October & November Books 2018

SWL Humanists Book Group

16th October ‘Frankenstein’, Mary Wollstonecraft Shelley

Shelley not only tells a terrifying tale, she raises profound, disturbing questions about the very nature of life and the place of humankind within the cosmos: What does it mean to be human? What responsibilities do we have to each other? (288 pages)

20th November ‘The Brain: The Story of You’, David Eagleman 

Locked in the silence and darkness of your skull, your brain fashions the rich narratives of your reality and your identity. Join renowned neuroscientist David Eagleman for a journey into the questions at the mysterious heart of our existence. What is reality? Who are “you”? How do you make decisions? Why does your brain need other people?  This is the story of how your life shapes your brain, and how your brain shapes your life. (224 pages)

Book Group – Reviews 2018

Our October book was Mary Shelley’s Frankenstein

Of the nine of us who met to discuss Mary Shelley’s ‘Frankenstein’ only two in our group had read it before, although we all thought we knew Frankenstein. We were grateful for the opportunity. The book was seen by some as nascent science fiction.

Opinions varied over the book’s narrative, style and characterisation. One person thought it a “slog” and three of us felt it was in parts long winded with its lengthy, stiffly formal passages of dialogue. For others this was not a problem. The exchanges between Frankenstein and the “daemon” he had created were well written and even theatrically amusing in places. Some saw the descriptions of alpine scenery and England as an enhancement. We all agreed that the author’s knowledge of geography was amusing – the idea of rowing from Orkney to the Ireland in just a few hours caused some mirth.

Whatever our various views on the style, we were united on the contents of the book – bursting with ideas and raising questions of interest to humanists: what does it mean to be human? Is it mainly nature rather than nurture that shapes us? What is the source of evil? What is paradise? Does the quest for knowledge and scientific progress lead to irreversible changes that are harmful to life? Echoes of John Milton’s Paradise Lost resounded through the creature’s laments.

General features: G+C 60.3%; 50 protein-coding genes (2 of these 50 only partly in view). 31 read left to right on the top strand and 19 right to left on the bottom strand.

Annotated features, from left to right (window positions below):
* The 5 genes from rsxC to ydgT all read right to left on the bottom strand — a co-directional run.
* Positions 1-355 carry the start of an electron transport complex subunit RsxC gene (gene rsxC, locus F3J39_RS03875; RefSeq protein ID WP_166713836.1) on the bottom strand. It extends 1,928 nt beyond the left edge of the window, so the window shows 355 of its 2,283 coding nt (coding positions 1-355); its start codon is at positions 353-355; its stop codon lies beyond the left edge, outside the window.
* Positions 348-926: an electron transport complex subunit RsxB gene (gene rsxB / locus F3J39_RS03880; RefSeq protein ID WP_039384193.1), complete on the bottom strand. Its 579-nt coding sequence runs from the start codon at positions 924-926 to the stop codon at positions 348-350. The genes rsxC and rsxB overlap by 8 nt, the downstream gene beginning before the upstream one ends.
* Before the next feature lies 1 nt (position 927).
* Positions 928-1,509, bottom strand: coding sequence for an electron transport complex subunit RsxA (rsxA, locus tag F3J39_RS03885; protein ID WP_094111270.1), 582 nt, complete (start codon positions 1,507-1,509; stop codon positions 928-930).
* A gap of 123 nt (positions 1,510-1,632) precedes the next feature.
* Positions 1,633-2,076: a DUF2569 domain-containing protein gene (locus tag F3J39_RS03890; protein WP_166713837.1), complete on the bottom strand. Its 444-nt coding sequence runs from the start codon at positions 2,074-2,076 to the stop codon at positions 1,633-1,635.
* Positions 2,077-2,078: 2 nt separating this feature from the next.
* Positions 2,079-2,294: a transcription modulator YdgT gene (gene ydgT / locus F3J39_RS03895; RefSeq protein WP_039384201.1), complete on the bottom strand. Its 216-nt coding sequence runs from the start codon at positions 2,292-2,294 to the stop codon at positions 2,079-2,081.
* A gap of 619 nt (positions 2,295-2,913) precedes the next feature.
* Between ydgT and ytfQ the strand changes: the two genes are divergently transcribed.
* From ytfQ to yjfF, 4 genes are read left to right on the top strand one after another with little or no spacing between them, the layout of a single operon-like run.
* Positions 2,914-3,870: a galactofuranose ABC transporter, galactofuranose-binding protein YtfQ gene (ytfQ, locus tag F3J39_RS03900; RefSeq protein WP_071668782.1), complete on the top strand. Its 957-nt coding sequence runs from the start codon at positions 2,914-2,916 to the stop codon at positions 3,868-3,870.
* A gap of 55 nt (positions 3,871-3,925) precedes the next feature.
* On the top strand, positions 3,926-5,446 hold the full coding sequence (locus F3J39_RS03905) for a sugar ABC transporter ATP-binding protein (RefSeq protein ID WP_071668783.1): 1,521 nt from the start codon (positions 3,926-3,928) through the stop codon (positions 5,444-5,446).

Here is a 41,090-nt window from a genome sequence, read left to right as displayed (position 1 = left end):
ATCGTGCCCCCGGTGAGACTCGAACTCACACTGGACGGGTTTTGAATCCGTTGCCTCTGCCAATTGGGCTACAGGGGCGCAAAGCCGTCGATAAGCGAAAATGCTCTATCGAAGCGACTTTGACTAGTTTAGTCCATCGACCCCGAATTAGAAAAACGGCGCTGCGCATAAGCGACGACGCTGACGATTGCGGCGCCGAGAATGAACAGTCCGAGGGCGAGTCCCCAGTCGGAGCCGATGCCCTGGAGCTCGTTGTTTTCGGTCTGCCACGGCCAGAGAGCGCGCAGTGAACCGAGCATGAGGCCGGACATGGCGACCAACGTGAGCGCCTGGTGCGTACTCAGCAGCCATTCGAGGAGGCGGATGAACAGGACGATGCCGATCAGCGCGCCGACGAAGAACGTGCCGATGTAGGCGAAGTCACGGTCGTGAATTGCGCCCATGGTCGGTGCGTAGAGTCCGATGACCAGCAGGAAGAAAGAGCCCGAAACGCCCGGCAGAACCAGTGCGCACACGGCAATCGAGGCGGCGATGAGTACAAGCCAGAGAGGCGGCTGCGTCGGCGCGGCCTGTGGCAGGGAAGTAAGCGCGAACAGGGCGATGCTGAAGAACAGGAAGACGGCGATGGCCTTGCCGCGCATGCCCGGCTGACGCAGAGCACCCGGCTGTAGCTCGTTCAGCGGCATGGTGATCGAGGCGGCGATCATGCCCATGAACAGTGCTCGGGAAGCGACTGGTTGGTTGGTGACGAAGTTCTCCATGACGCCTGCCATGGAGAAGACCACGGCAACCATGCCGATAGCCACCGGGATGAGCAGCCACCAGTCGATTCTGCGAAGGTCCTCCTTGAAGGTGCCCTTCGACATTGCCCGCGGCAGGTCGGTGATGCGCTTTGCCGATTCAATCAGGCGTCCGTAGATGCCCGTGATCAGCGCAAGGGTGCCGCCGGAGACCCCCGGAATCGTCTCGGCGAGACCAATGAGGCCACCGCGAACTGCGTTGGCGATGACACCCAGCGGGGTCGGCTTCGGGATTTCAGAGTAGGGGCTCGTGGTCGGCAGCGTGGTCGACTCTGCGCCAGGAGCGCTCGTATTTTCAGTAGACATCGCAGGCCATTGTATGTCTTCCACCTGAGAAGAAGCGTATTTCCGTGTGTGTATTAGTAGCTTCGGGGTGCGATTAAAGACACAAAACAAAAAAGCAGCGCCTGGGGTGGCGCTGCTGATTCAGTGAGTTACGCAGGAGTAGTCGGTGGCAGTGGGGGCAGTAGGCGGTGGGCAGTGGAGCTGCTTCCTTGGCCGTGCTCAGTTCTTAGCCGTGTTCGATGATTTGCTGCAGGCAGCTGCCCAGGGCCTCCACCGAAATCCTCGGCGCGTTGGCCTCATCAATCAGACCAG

Toward the end of the book, Frankenstein in pursuit of the creature he has made, observes: “the snows descended on my head and I saw the print of his huge step on the white plain”. As Fiona Sampson says in her recent biography of Mary Shelley “Mary’s print is huge too; huge for writing women, for the always emerging, always creative scientific imagination and for the dreams and nightmares of the Western World”.

On the question would you recommend the book to a friend on a 0 to 10 scale scores ranged from four to ten, with an average score of 8.

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In September our group read ‘The Death of Truth’ by Michiko Kakutani.

Her short book elicited a fair amount of criticism. Whilst presenting the problem of a lack of truth, particularly in relation to American politics today, it was felt the author failed to offer anything new to the subject. Her book being seen as a ‘rant’, a piece of journalism existing in its ‘own bubble’, offering no solutions and possessing very little humour. However it promoted a wide-ranging discussion from religious beliefs and where they fit into ‘truth’, to the growth of cynicism in society arising from that ‘firehose of falsehood’ she mentions, the role of the internet and the subsequent emergence of the ‘troll’.

Our reviewer liked the quotation from Kipling, ‘We are all islands shouting lies to each other across seas of misunderstanding’ and how the author drew upon the words of Jefferson, Washington, Orwell and Huxley to illustrate her sense of a dystopian future.

We awarded the book a 4 out of 10 (based on the average vote given by 7 attendees), acknowledging that, by dividing our monthly reading clearly into Fiction/Non Fiction, at least we attempt to draw a line between the two.

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There was a grand turn out of nine people in August for Penelope Fitzgerald’s ‘The Golden Child’. It was her first work of fiction written in 1977 in part as a protest of the poor museum experience at the dimly lit Tutankhamun exhibition, and as an amusement for her terminally ill husband.

A word that occurred fourteen times in the discussion notes was ‘absurd’ – four of us used the word admiringly and with great fondness for the apparently haphazard splashes of colour and images, and muddles of madness and violence that adorn the work; five were less than enthusiastic referring to the plot as “incoherent”, “made up as she went along”, a “patchwork of ideas”, “inhabited by unrecognisable caricatures”. We were unified in our dislike of the portrayal of all three female characters, one of whom doesn’t even appear.

The shift of the plot to Russia seemed all too surreal for some – as for the Russian circus….? And yet – and yet – one or two of us toyed with the thought of Fitzgerald writing about a certain perfume spray discovered just recently in a Salisbury park ….. how might Fitzgerald enjoy the macabre tapestry of such an unlikely plot?

“Overwrought” was the description of one devoted admirer who did not fail to recognise the gentle qualities of Waring or the extremes of the ‘fish finger exquisite’ Marcus Hawthorne-Mannering, Keeper of Funerary Art; both treated like the majority of other characters with deadpan humour.